Let me start out by saying all four of these cartridges are more than capable of killing Whitetail Deer by the truck-load.
I, personally, killed a 140 pound Whitetail with a .357 Magnum. The 158 grain hollowpoint was traveling at a very pedestrian 1100 fps at the muzzle and was undoubtedly moving slower when it hit the deer.
The bullet was a pass-through and the deer left a blood trail Stevie Wonder could have followed. It went 200 yards before saying "Good Night".
If a .357 at 1100fps can do it, any of the candidates can kill deer when fired out of a rifle with appropriate projectiles.
If you already have a rifle in 30-30, .357 or .44, then dance with the one that you have.
First, you have to hit the target
Trajectories of all four candidates are similar. The .44 Magnum is the outlier because I used 265 grain bullets for this simulation. There are lighter bullets that can be used that would make the trajectory indistinguishable from the others.
Then the bullet has to do its job
The bullets used in this simulation were the 265 grain FTX for the .44 Magnum with a ballistic coefficient of .225 and initial velocity of 1600 fps, the .350L with 165 grain FTX and an initial velocity of 2100 fps, the 30-30 with a 170 grain flat point and the .357 with the 140 grain FTX at 2000 fps.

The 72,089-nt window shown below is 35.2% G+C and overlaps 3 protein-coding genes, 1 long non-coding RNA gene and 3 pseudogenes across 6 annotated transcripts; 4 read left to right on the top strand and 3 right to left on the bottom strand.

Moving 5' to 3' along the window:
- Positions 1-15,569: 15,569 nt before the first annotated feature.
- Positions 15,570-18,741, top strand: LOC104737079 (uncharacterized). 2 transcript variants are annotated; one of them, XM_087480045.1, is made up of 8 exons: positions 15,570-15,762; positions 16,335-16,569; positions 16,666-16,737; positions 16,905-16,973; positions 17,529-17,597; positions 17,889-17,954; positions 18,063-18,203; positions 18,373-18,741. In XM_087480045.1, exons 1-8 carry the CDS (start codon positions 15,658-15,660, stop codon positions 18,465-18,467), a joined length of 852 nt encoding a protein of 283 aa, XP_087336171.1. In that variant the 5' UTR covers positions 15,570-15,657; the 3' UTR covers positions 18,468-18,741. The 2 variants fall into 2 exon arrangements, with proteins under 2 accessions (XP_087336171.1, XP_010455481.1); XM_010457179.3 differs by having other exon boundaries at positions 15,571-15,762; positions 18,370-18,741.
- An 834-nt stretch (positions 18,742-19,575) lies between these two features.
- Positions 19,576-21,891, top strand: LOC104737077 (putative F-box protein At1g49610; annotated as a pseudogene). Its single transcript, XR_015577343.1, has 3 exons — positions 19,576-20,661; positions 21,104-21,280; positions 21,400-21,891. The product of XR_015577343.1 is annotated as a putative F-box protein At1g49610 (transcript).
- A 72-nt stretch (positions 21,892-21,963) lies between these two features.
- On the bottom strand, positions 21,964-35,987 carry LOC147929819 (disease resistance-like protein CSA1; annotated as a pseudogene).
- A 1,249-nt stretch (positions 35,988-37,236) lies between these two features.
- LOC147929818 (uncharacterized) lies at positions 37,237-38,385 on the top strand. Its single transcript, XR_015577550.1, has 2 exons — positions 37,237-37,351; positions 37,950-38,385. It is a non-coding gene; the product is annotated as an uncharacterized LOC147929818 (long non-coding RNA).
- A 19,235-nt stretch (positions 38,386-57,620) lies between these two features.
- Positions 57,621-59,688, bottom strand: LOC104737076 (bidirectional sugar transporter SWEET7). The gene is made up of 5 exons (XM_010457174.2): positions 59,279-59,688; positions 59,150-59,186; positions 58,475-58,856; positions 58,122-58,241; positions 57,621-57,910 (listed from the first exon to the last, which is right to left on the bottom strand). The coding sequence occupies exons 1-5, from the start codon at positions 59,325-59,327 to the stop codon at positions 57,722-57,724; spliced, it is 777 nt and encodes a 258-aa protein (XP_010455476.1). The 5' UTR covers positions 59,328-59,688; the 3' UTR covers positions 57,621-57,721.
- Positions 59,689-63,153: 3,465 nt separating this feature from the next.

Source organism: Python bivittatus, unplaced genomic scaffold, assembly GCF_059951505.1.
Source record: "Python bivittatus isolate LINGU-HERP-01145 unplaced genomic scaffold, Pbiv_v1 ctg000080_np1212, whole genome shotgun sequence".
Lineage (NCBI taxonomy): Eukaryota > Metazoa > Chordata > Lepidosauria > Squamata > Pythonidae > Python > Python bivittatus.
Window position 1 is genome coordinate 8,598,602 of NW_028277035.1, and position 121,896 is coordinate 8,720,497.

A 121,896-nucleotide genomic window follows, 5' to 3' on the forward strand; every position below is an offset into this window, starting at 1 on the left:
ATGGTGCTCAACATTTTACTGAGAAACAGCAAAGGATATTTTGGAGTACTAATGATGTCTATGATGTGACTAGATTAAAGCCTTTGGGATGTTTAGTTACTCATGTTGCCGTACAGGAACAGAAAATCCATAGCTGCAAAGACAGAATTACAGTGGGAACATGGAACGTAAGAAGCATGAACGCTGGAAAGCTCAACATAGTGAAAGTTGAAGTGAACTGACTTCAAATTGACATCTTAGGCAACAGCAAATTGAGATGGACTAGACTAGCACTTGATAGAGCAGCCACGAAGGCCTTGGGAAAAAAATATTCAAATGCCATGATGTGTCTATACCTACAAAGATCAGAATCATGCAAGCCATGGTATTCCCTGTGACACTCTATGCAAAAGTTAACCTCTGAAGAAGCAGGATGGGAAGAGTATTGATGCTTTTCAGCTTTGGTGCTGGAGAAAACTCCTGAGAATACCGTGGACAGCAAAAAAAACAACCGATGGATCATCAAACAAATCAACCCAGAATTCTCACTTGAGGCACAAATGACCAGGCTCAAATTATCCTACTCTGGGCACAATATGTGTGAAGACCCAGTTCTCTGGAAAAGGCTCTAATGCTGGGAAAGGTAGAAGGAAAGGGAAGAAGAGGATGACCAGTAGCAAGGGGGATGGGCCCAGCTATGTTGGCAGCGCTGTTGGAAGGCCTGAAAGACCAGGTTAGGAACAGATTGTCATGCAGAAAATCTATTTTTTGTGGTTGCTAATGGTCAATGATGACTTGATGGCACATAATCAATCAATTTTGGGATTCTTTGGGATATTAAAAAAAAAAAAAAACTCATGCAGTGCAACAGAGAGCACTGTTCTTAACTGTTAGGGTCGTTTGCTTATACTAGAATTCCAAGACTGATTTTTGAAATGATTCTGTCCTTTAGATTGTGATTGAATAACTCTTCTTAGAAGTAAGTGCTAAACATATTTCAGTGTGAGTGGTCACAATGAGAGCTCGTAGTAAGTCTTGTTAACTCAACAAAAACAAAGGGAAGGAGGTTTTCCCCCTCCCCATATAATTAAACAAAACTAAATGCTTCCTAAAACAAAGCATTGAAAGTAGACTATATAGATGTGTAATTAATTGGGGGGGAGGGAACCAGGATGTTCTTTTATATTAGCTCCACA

This is where the .357 Magnum, with the bullet chosen, runs into trouble. The 140 FTX is marketed as a handgun bullet and would likely disintegrate upon impact at close ranges. Hits in the ribs would result in spectacular wounds. Hits in the shoulder or above the ribs would result in wounds that were not immediately fatal.
The other three candidates beat the .350 Legend six ways to Sunday.
The other three candidates are widely available in bolt, lever and single-shot actions.
The .350 Legend and his big brother the .450 Bushmaster are available in bolt action rifles and modern sporting rifles.
Kids love those modern sporting rifles. If I were a betting man, then I would bet that Kubota and Bella will be buying a modern sporting rifle in .350 Legend or .450 Bushmaster when their finances allow.
Meanwhile, I will be training the grand-kids if/when. Muzzle-loaders and single-shots are great for training young hunters to not spray-and-pray. Bolt action rifles are next. The .350 Legend doesn't have much recoil.
That makes the .350 Legend a promising choice for new hunters and old guys who don't need lots of recoil to prove they are a man.
That ammo availability thing...
Will it be a fizzle? Easily, three-quarters of new entries to the market are fizzles. How do you justify an Magnum in .323" when it is bracketed with a half-dozen Magnums in .308" and three more in .338"? And, in the final analysis, what can any of those Magnums do that the 30-06 cannot do with modern powders and projectiles (.338 Lapua Magnum excepted)
The ecological niche that the .350 Legend is pushing its way into is almost unpopulated. The .30 Carbine is not legal in Michigan (and several other states) because it is too skinny. As noted earlier, the only other entries are .450 BM, .44 Mag and .357 Mag
Unless the laws in the mid-Western states change to allow centerfire cartridges with shoulders, I think there is a better-than-50% chance the .350 Legend will hang on.